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January 19, 2019, 07:21:46 AM *
News: Latest Bitcoin Core release: 0.17.1 [Torrent]
 
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281  Bitcoin / Development & Technical Discussion / Re: The Beginning of Bitcoin on: May 22, 2018, 09:48:30 PM
1. Was the genesis block mined or just set somehow?
Both. The genesis block needed to be mined as it must have a valid proof of work. However it is not a block that the network mined but rather satoshi mined it and hard coded its value into the Bitcoin source code.

2. How did it all actually start? Did Satoshi share the first bitcoin software to a group of interested individuals?
Satoshi posted the Bitcoin whitepaper to the Cryptography mailing list. He also registered the domain bitcoin.org (bitcoin.com was taken at the time) and hosted the whitepaper there. A few months later, Satoshi announced the first release of Bitcoin on the same cryptography mailing list. The source code and the binaries were hosted on bitcoin.org.

3. Did he announce a particular point in time to start mining? Or perhaps he had to mine by himself for a period of time before other people jumped in?
No. There was no start time to mining. Mining could be done by anyone who had the software, including Satoshi. The first block after the genesis block was mined later the same day, possibly by Satoshi. Satoshi certainly did mine by himself for some time, but other people were also mining. It is difficult to know which blocks were mined by Satoshi and which blocks were mined by someone else.

4. How long did they have to mine empty blocks?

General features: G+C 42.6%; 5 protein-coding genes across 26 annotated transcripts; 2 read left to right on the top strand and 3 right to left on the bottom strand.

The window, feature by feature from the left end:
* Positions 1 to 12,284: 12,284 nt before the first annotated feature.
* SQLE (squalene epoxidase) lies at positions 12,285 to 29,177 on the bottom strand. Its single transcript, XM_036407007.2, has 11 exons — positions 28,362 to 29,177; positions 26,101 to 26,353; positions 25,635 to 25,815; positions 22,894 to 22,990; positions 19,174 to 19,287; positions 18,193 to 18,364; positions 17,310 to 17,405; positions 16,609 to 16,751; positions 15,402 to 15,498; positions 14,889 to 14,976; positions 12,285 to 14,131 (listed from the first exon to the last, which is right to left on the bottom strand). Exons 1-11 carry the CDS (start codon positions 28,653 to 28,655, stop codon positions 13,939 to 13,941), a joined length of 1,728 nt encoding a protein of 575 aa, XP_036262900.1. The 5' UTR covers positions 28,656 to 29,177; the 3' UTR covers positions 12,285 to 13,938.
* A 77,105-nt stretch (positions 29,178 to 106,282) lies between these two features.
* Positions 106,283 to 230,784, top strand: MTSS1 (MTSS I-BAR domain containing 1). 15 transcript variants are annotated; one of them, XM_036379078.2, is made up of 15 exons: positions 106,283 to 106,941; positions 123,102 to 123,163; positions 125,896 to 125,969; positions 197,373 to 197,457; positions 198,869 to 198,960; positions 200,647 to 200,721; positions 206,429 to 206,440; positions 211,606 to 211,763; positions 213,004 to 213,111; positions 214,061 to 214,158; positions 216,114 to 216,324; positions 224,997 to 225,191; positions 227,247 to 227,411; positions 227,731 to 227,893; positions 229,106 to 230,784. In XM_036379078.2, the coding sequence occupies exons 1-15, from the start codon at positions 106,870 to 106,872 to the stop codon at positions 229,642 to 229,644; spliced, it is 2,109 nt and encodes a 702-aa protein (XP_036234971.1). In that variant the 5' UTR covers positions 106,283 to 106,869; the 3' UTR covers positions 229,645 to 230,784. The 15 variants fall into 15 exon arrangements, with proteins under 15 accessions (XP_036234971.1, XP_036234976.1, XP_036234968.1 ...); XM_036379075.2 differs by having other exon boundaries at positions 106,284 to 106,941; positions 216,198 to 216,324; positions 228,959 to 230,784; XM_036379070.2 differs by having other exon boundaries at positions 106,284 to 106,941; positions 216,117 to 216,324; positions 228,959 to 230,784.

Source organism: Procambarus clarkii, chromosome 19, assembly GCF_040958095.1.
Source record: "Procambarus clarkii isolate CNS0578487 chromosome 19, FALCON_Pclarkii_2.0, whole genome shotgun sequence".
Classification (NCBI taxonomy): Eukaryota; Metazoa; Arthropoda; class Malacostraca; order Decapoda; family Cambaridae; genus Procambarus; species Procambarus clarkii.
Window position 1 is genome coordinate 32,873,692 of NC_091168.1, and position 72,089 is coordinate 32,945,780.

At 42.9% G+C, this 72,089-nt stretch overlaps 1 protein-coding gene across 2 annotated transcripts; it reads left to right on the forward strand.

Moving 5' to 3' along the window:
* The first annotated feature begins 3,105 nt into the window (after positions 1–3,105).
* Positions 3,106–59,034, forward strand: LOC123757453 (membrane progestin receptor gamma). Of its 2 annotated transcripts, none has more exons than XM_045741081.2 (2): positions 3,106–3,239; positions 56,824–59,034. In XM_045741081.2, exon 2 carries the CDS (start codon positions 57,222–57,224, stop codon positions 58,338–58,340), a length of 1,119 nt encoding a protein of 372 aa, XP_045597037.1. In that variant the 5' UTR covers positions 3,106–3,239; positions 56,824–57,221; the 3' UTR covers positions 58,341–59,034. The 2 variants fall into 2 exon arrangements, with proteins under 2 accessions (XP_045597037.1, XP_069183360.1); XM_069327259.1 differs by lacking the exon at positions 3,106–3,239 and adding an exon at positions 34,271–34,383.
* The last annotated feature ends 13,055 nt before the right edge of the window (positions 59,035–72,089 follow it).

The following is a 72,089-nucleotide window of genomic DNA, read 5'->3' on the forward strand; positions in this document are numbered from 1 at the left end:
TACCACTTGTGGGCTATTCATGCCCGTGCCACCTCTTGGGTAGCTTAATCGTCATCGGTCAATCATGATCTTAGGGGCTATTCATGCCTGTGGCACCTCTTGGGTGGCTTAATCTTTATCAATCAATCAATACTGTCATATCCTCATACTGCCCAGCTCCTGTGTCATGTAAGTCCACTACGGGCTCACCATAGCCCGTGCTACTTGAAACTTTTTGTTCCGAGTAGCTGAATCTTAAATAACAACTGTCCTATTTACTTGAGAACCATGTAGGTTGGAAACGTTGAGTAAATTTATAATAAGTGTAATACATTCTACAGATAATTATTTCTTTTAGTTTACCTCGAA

The first transaction was block 170

5. With only a handful of nodes at the beginning, did they have to set a particular type of network communication between them?
The network protocol is largely the same as it is now. The same message types are used and the format is very similar. To find nodes to connect to, the original client would connect to an IRC server and post its IP address there. New nodes would connect to the same IRC server and retrieve IP addresses to connect to. There was no method to tell the software to initiate a connection with a specific IP address.

6. Did it ever happen that (during this initial phase) the network was off line for some time?
Yes. There were periods of time where blocks were not being mined (a few hours usually).
282  Bitcoin / Development & Technical Discussion / Re: Where are functions: Add transaction, Sign transaction, Check transaction ... on: May 22, 2018, 07:50:40 PM
SignSignature is the one that sign a transaction with private key no ?
No, ProduceSignature is. SignSignature is not actually used outside of tests.
283  Bitcoin / Development & Technical Discussion / Re: Where are functions: Add transaction, Sign transaction, Check transaction ... on: May 22, 2018, 07:36:11 PM
By Add Transaction i mean: Create a new transaction.
Follow the code for createrawtransaction. If you are interested in how the wallet works, then follow the code for sendtoaddress

Transaction is checked first and added to Mempool waiting for miners no ?
Yes. However the checking and adding to mempool are done as part of the same function. The AddToMemoryPool function will call the various checking functions for checking a transaction and then add it to the mempool at the end. It also performs its own checks for the additional conditions of adding a transaction to the mempool (e.g. conflicts, replacement, transaction fee, etc.).
284  Bitcoin / Bitcoin Technical Support / Re: Bitcoin Core private keys on: May 22, 2018, 07:32:28 PM
Since the "dumpwallet" command is allowed over RPC and will print out all your private keys (which equals complete access to your coins regardless of the wallet password), ...

Using RPC's does NOT allow to directly dump all of the private keys if the wallet is encrypted.
Authenticating RPC's does not equal the decryption of the wallet.

If you want to dump the wallet via RPC, you need to unlock the wallet with the walletpassphrase first.
HCP has mentioned this directly above your post.
Not only that, but dumpwallet does not return the private keys over RPC. It writes them to a file which is local to the machine so attackers cannot use dumpwallet and extract all of your private keys. They could use dumpprivkey but that can only get them private keys for addresses that they know belong to that wallet.